Gumbo Z'Herbes

by Mary Tutwiler

Start off the Lenten season with Green Gumbo, a soup that will cure the excesses of Fat Tuesday.

"Everything in moderation, nothing in excess" may be the only Lenten resolution you need. That way we can work off our Mardi Gras gluttony by reveling in new pleasures ' eating things that are good for you and taste good at the same time. Impossible? Not when the gumbo is laced with green leafy vegetables that supply the body with vitamins K and C, good for the bones, blood and liver. How do you make that taste good? Add andouille of course.

Gumbo z'herbes, which translates as "gumbo made with pot herbs" is a soup served traditionally during Lent. Seasonally, winter in Acadiana is prime time in the kitchen garden for leafy green vegetables such as mustard greens, turnip greens, collards, kale, spinach, cabbage, green onions and foraged herbs such as dandelions and poke weed. The bouquet of greens stand in for the forbidden meat. Recipes for this dish, meatless and made without roux, truly sound like penance. While the greens purify the body, the spirit goes wanting until, as we all know, we break down and eat an entire box of fudge.

Happily, Paul Angelle, who owns Paul's Pirogue in Carencro, comes from a family that preferred good food to saved souls. "My grandmother made this dish," Angelle says. "Back when she was cooking you couldn't buy greens, you had to get them out of the garden. Everybody had a garden, and about now it's greens time. Salt meat, smoked sausage, potatoes, white beans, collards, mustard greens. That's what we had to eat in the winter."

Green gumbo is a belly-filling bowl full of earthy flavors that is simple to make. Not satisfied with perfection, Angelle created a variation that is absolutely sinful. Called the "original crab pirogue" on his menu, a steaming bowl of green gumbo is topped with lump crabmeat sautéed in butter. It's extravagant. It won't hurt you. Eat hearty.

If you want to try Green Gumbo at Paul's Pirogue, it's located at 209 East Saint Peter St. in Carencro, 896-3788. Hours: lunch, Mon.-Fri. 11 a.m.-2 p.m., dinner daily, 5 p.m.-till.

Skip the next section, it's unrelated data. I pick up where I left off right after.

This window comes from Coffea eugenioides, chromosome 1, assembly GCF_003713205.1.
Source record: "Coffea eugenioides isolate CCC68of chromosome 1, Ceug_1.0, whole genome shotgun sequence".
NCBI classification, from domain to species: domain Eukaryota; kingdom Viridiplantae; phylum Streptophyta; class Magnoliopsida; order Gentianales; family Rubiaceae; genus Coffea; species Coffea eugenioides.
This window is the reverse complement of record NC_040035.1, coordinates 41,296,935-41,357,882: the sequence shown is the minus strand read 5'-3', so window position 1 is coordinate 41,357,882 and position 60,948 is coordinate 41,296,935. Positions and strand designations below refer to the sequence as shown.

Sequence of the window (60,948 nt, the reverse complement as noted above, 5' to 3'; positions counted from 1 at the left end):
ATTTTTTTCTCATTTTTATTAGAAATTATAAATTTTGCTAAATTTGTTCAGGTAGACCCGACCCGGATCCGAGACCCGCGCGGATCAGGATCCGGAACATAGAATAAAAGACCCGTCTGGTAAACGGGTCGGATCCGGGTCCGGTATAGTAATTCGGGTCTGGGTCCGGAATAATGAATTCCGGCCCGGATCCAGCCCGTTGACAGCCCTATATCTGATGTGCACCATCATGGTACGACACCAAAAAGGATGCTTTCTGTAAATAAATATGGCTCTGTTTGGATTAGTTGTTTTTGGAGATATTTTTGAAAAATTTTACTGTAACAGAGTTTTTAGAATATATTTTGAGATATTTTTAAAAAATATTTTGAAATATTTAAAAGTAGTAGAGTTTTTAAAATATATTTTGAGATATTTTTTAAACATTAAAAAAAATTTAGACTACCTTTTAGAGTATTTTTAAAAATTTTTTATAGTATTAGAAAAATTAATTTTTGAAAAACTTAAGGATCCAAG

Green Gumbo, 6-8 servings
1 pound smoked sausage
1 pound tasso
1 link andouille
1 can of new whole potatoes or about 6 peeled new potatoes
1 can great northern white beans
2 cans mustard greens or 2 pounds of fresh mustard greens, steamed until wilted and chopped (spinach, or a mixture of available greens can be substituted)
1 big onion, cut fine
1 bell pepper, cut fine
1 celery stalk, cut fine
1 carrot, cubed (optional)
1 1/2 gallons water
1/2 pound fresh lump crabmeat
4 tablespoons butter

Put all ingredients except crabmeat and butter in a large soup kettle. Bring to a boil and simmer for 3 hours, adding water if the soup gets too thick. It should have the consistency of a creamy bean dish. Season to taste only after soup is finished; the sausage should supply most of the seasoning. Sauté crabmeat in butter, being careful not to break up lumps. Spoon soup into bowls, top with crabmeat and serve with French bread.

For a variation containing nine fresh greens, this recipe comes from Leah Chase, owner of Dooky Chase's Restaurant in New Orleans. Chase is the grande dame of New Orleans Creole cooking, but Dooky Chase's has not yet reopened since Hurricane Katrina. This recipe was published by John Folse on his Web site,

Gumbo Des Herbs
1 bunch mustard greens
1 bunch collard greens
1 bunch turnips
1 bunch watercress
1 bunch beet tops
1 bunch carrot tops
1/2 head lettuce
1/2 head cabbage
1 bunch spinach
3 cups onions, diced
1/2 cup garlic, chopped
1 1/2 gallons water
5 tablespoons flour
1 pound smoked sausage
1 pound smoked ham
1 pound hot sausage
1 pound brisket, cubed
1 pound stew meat
1 teaspoon thyme leaves
salt and cayenne pepper to taste
1 tablespoon filé powder

Clean all greens under cold running water, making sure to pick out bad leaves. Rinse away any soil or grit. The greens should be washed 2 to 3 times. Chop greens coarsely and place in 12-quart pot along with onions, garlic and water. Bring mixture to a rolling boil, reduce to simmer, cover and cook for 30 minutes. Strain greens and reserve the liquid. Place greens in the bowl of a food processor and purée or chop in a meat grinder. Pour greens into a mixing bowl, sprinkle in 5 tablespoons flour, blend and set aside. Dice all meats into 1-inch pieces and place into the 12-quart pot. Return the reserve liquid to the pot and bring to a low boil, cover and cook 30 minutes. Add puréed greens, thyme and season with salt and pepper. Cover and continue to simmer, stirring occasionally until meat is tender, approximately 1 hour. Add water if necessary to retain volume. Add filé powder, stir well and adjust salt and pepper if necessary. Serve over steamed rice.